Last year’s Electronic Entertainment Expo — aka E3 — gave us a first look at some several hotly anticipated games, as well as new trailers and gameplay footage for titles that had previously been announced. From the open-world platformer ReCore to dystopian thriller We Happy Few, Microsoft’s press conference was loaded with new games and returning favorites that Xbox One owners — and Windows 10 users, thanks to Microsoft’s new Xbox Play Anywhere initiative — will undoubtedly be excited to get their hands on.
The games were just a side dish for Microsoft, though. Xbox head Phil Spencer bookended the 90-minute conference with the announcement of two new consoles, including a new Xbox One model that will be capable of streaming 4K content upon its debut. Then, after an hour of game-focused programming, Spencer returned to the stage to announce the next iteration of Xbox, codenamed Project Scorpio.
Here’s everything we know thus far.
Performance and specs
With Project Scorpio, Microsoft aims to set a new standard for console performance. The system, billed by the Xbox team as “the console [that] developers wanted us to build,” promises to deliver four times the graphical power of the current Xbox One. This power — which should allow the console to run games at higher resolutions with better framerates — is measured in teraflops, of which Scorpio supposedly boasts six, a number that has been further validated by a report from Eurogamer detailing a white paper sent to developers shortly after E3. A teraflop is essentially a measure of graphical potential, which is largely dependent upon the console’s GPU. According to the white paper, the Scorpio’s GPU is around 4.5 times more powerful than the Xbox One.
The Scorpio, confirmed to use an as-of-yet unreleased AMD GPU, should feature four times as many shaders per compute unit than its predecessor, which, in turn, should render the console capable of running games in 4K resolution at 60 frames per second.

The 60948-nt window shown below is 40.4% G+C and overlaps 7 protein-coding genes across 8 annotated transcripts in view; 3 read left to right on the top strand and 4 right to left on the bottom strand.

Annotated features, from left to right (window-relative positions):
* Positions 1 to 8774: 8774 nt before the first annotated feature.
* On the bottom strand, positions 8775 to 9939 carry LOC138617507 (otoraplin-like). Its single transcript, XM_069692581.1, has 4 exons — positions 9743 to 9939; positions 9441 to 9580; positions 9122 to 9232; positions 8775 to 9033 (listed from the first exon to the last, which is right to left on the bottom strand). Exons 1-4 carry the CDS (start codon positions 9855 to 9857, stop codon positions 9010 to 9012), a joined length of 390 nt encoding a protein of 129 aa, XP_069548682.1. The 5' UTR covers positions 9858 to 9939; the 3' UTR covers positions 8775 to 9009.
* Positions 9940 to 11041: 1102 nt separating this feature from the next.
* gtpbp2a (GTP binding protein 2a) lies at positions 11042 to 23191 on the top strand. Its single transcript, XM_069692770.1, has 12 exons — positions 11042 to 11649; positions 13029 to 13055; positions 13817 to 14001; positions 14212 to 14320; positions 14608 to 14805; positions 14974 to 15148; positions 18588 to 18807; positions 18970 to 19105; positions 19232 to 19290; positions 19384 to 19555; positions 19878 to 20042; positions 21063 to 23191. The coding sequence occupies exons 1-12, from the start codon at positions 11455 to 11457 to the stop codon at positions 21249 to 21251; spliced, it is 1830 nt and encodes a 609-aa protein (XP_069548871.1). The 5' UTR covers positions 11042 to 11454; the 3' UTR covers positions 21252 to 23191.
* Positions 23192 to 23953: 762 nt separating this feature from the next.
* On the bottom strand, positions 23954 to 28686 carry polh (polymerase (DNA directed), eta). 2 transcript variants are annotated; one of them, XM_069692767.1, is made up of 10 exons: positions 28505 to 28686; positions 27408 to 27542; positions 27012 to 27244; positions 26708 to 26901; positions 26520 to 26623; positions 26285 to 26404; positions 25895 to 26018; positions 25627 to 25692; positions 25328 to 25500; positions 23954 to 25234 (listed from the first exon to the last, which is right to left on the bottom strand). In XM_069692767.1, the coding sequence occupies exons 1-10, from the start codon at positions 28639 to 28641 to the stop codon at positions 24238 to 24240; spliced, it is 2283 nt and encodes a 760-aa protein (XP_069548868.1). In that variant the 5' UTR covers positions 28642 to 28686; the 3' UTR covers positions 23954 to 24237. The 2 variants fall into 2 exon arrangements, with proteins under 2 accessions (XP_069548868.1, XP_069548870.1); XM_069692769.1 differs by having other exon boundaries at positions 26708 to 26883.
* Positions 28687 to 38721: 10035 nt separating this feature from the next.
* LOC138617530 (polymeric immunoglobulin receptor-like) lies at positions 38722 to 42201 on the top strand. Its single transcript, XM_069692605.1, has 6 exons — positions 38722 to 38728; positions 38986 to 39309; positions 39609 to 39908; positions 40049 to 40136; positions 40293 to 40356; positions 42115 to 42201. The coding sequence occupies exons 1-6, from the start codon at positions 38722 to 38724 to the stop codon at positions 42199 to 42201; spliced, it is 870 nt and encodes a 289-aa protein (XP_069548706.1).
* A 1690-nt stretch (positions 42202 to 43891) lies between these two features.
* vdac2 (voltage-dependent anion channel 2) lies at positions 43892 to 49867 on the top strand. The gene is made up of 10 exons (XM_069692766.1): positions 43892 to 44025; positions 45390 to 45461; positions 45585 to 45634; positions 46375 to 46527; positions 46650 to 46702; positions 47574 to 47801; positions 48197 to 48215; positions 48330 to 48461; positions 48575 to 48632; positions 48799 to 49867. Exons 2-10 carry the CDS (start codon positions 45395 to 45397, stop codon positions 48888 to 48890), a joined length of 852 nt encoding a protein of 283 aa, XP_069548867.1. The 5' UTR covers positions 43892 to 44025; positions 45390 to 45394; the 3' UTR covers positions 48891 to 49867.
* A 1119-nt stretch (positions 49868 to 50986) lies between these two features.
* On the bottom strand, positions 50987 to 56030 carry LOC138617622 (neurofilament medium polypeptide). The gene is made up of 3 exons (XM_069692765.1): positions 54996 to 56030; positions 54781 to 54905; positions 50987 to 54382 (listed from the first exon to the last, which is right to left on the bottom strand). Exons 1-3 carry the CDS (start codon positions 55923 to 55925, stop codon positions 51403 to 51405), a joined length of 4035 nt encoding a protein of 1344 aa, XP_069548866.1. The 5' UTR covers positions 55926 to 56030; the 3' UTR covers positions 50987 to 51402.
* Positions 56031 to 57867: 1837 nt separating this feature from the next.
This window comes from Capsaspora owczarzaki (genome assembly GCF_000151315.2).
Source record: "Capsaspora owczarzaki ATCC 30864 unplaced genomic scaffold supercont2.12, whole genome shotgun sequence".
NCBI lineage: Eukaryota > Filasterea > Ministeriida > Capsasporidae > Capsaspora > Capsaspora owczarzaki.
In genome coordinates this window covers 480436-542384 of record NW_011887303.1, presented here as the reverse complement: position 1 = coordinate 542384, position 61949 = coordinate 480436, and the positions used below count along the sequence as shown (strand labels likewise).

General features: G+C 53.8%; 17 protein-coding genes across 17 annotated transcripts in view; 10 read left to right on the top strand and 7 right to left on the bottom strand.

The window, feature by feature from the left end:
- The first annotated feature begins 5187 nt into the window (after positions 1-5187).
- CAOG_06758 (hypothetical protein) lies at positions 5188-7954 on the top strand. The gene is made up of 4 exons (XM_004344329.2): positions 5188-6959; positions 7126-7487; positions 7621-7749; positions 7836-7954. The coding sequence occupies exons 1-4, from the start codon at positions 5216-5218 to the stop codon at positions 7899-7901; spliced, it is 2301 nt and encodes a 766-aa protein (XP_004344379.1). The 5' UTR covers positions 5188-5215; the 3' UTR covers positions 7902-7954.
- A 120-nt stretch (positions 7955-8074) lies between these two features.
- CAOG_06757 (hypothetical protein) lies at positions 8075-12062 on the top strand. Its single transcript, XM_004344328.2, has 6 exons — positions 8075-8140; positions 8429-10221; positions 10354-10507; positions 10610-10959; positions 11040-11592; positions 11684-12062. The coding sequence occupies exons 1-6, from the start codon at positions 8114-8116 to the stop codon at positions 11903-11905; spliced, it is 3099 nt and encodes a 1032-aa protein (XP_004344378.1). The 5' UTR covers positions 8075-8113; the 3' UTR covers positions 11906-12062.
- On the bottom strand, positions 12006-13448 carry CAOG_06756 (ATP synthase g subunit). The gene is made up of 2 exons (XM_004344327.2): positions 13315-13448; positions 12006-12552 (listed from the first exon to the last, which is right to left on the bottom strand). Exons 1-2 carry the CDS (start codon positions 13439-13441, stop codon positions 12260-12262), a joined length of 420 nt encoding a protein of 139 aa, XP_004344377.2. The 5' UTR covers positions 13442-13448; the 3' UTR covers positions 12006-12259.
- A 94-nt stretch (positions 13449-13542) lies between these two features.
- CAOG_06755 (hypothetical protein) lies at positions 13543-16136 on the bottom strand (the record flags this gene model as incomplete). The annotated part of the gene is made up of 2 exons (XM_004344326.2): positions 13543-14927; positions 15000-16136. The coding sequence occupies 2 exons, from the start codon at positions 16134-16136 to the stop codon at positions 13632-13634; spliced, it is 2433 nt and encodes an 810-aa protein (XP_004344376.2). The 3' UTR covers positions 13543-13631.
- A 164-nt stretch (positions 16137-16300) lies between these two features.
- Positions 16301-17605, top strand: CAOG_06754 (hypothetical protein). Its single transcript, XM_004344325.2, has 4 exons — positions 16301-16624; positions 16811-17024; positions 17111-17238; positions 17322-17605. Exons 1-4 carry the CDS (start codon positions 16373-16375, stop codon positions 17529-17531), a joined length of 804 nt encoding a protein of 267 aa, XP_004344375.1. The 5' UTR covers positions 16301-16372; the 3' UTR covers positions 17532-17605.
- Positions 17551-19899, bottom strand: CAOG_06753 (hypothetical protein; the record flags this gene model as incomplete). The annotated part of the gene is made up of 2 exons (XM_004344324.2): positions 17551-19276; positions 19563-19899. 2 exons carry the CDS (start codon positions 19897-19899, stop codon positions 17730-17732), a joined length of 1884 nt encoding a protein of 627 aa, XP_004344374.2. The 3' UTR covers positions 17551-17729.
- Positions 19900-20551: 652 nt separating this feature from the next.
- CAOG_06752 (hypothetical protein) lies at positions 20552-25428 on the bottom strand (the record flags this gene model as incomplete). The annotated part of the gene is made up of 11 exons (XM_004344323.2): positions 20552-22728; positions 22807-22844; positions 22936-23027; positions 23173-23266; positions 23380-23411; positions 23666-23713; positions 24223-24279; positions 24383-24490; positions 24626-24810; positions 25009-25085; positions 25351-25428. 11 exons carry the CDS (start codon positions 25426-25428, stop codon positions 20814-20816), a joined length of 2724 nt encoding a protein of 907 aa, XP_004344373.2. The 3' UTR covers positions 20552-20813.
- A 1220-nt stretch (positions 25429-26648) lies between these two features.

— AMD (@AMD) June 13, 2016
As outlined in the white paper, the GPU’s performance will match the AMD’s Polaris line at the very least, and it’s expected to to be custom to the Scorpio. Because all games released on Scorpio must be available on Xbox One and Xbox One S, games may not inevitably reach higher frame rates on Scorpio. According to the white paper, the GPU element speed doubles, but Microsoft has told developers to use the boost as they please. The extra GPU could translate to better shadows, textures, and other minor elements that could add up to make a big difference in presentation. The hardware will make it possible for developers to upscale frame rates if they please.
In an interview with USA Today, Microsoft Studios Publishing General Manager Shannon Loftis said that first-party games launching alongside Scorpio will run at a native 4K resolution, instead of being upscaled.
“Any games we’re making that we’re launching in the Scorpio time frame, we’re making sure they can natively render at 4K,” Loftis said. This may be true for first-party titles, but according to the white paper, it may not always be the case with third-party games. Increased compute power via eight CPU cores makes upscaling 1080p to 4K readily accessible, but since developers have to release their games on Xbox One as well, they might not want to allocate GPU to higher pixel counts. Microsoft is asking developers to use dynamic resolution scaling, which fluctuates based on how much power is exerted by the GPU.
The Scorpio will also abandon ESRAM, which worked with DDR3 to process data in the Xbox One. Instead, the console will feature GDDR5 memory: While the exact amount hasn’t been confirmed, the motherboard appears to support 12 GB based on the white paper’s projected 320 GB/s bandwidth, which greatly surpasses the system memory speed of the Xbox One.
If this all sounds rather abstruse, that’s because it is. Despite Project Scorpio’s appearance in the coveted final slot of Microsoft’s press conference at E3, few details or specifications have been officially announced. Much of what we know comes from the information sent to developers in the white paper, and even that dates back to E3. The six-teraflop figure was thrown around quite a bit by Phil Spencer & Co., but it’s still unclear how the console will reach that level of computing power. Team Xbox was fairly transparent about the fact that gamers without a 4K television shouldn’t spend their money on the ultra-powerful Scorpio, but how many gamers do own a 4K TV?
Spencer also made it clear that Scorpio is intended to exist alongside Xbox One and Xbox One S — and that all games will be available for each console — but it appears developers might be forced to choose which platform their game is optimized for. Do they design a graphically superior title for Scorpio and hope that enough gamers are willing to pony up the cash, or do they settle for a game made to perform well on Xbox One that simply upscales when played on the Scorpio? From the white paper, it appears that it’s entirely up to the developer what they wish to do with the additional power.